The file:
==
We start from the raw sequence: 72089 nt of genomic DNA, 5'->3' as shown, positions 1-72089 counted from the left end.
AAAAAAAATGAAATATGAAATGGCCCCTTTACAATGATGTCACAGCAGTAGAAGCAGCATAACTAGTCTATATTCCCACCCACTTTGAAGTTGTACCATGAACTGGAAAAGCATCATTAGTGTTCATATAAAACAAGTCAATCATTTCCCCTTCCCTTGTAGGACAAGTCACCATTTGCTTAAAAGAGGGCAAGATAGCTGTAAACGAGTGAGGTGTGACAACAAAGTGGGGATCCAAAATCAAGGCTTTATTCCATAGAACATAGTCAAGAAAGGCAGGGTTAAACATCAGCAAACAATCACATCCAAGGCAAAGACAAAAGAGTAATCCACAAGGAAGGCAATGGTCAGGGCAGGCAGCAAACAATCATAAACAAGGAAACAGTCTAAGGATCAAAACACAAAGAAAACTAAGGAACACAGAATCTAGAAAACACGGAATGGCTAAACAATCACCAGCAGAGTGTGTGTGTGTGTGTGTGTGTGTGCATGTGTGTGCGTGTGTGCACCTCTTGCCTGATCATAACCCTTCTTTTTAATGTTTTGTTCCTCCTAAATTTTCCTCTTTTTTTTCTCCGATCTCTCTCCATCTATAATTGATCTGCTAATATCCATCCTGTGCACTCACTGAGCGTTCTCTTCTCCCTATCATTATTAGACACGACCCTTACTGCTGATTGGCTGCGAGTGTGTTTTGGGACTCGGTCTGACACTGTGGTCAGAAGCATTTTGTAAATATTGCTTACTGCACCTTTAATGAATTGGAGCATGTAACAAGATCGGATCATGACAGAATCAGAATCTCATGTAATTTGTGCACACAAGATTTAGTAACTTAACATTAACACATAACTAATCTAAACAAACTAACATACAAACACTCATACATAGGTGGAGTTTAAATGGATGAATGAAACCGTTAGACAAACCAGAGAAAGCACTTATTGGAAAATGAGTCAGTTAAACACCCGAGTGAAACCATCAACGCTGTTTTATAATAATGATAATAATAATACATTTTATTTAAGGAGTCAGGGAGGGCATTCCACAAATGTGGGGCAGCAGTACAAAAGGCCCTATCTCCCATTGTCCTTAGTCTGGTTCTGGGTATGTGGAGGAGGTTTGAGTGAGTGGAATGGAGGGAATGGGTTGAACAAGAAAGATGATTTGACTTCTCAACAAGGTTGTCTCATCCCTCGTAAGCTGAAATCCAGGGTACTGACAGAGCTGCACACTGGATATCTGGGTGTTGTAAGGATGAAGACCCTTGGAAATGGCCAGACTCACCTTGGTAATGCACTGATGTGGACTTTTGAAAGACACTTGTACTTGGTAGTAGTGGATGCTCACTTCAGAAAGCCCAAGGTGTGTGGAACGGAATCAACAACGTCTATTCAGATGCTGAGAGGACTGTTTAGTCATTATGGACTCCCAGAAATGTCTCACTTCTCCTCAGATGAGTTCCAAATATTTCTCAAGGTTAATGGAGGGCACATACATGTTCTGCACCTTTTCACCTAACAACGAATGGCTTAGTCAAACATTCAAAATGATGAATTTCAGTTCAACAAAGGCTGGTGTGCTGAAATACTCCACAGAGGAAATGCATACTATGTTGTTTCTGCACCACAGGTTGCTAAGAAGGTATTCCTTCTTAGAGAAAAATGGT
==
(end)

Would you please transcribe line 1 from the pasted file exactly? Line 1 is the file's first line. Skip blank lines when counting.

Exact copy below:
We start from the raw sequence: 72089 nt of genomic DNA, 5'->3' as shown, positions 1-72089 counted from the left end.